Tag Archives: Deck Hand

CWG: Deck Hand Alexander MacGregor

Deck Hand Alexander MacGregor

Alexander MacGregor was born on 1st January 1890 in the Scottish village of Acharacle. The oldest of eleven children, his parents were Dugald and Mary MacGregor.

There is little concrete information about Alexander’s early life, but, by the outbreak of war, he had moved to London. He married a woman called Bridget in around 1916: the couple settled in Battersea, and went on to have a son, Peter, who was born in December 1916.

Alexander had, by this point, signed up to play his part in the European conflict. He joined the Royal Naval Reserve as a Deck Hand on 1st December 1915. His service records confirm that he was 5ft 7.5ins (1.71m) tall, had grey eyes and a medium complexion. The section of the Royal Navy that he joined suggests that he had had previous sea-faring experience (given the proximity of his home village to the Argyll coast, this is not surprising).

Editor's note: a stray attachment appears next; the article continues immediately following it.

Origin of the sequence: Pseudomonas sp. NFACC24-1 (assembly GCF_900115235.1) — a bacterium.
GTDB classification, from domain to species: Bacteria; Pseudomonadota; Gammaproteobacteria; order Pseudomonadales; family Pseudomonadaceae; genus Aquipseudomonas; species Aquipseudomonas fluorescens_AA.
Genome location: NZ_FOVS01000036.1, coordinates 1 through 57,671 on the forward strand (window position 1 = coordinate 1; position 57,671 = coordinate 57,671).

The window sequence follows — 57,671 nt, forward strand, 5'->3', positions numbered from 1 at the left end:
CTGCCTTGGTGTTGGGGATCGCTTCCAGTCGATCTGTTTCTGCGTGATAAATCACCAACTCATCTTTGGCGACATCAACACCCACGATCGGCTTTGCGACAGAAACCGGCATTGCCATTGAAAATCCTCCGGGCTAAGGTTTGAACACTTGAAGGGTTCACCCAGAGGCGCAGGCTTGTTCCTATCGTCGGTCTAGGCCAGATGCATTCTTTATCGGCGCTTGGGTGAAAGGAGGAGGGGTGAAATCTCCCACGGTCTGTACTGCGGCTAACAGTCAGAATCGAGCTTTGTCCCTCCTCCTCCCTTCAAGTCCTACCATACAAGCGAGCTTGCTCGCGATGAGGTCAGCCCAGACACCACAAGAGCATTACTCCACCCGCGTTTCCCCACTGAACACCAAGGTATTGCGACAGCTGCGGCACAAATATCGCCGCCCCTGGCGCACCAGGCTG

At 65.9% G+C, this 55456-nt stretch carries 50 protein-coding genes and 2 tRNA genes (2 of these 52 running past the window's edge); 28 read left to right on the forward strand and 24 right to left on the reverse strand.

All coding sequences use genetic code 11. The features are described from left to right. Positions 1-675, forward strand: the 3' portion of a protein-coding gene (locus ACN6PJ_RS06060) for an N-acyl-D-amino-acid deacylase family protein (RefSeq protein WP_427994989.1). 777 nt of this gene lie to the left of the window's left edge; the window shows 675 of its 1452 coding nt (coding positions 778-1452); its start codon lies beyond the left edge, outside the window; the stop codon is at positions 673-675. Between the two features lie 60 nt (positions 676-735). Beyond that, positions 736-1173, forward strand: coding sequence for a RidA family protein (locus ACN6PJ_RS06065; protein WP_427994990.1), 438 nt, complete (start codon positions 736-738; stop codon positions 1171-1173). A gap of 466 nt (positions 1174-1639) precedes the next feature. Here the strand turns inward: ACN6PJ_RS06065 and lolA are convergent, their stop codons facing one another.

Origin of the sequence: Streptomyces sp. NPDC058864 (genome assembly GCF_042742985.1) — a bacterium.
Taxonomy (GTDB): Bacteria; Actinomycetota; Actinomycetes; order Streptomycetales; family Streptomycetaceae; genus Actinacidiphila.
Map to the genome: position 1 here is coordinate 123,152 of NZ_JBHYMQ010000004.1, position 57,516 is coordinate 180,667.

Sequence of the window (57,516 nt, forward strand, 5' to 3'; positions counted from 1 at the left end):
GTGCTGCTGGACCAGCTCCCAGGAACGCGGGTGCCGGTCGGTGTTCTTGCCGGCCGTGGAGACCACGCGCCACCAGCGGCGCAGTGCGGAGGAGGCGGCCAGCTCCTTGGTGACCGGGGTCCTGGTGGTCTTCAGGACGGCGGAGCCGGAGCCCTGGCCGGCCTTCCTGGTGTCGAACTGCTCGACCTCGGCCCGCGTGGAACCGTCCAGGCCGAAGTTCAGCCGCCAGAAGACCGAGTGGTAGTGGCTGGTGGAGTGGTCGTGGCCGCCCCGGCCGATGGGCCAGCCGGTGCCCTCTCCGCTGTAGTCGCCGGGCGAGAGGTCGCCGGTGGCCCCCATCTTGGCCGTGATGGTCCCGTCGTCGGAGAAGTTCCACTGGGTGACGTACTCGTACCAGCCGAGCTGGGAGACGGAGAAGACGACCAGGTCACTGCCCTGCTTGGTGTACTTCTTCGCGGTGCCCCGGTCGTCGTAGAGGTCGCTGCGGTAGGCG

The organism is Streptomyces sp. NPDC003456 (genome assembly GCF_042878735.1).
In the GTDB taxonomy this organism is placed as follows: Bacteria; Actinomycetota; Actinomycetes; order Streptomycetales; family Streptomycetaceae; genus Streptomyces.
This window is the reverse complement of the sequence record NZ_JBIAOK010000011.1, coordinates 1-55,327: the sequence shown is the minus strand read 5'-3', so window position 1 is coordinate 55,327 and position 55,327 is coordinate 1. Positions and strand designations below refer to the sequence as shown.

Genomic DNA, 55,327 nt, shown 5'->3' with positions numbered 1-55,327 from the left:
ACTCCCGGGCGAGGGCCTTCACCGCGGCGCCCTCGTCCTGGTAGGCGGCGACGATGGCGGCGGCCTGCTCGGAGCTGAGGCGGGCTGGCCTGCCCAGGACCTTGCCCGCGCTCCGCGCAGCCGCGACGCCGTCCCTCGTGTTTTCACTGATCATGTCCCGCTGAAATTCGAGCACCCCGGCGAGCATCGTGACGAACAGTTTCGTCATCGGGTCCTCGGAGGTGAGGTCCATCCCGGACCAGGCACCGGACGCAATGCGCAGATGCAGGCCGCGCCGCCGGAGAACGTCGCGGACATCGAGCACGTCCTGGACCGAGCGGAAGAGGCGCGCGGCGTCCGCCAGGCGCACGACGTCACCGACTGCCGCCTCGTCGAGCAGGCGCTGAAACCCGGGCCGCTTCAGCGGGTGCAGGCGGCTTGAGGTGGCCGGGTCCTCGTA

Deck Hand MacGregor’s was assigned to HMS Pembroke, the Royal Naval Dockyard in Chatham, Kent. Details of his military service are unclear, but he spent just under two years at the dockyard. By the summer of 1917, the base was a busy and cramped place, and Alexander found himself billeted in temporary accommodation set up in the barracks’ Drill Hall.

On the night of the 3rd September, the German Air Force conducted the first night time raid on England. Chatham came in the firing line, and the Drill Hall received a direct hit. Deck Hand MacGregor was among those to be killed. He was just 27 years of age.

Alexander MacGregor was laid to rest in the Woodlands Cemetery in nearby Gillingham, along with the other victims of the Chatham Air Raid.


CWG: Deck Hand William Clark

Deck Hand William Clark

William Henry Clark was born in Whitby, North Yorkshire, on 15th March 1884 and was the younger of two children to James and Fanny Clark. Fisherman James drowned in September 1885, when the boat owned by his brothers-in-law – Robert and Mark Dryden – capsized.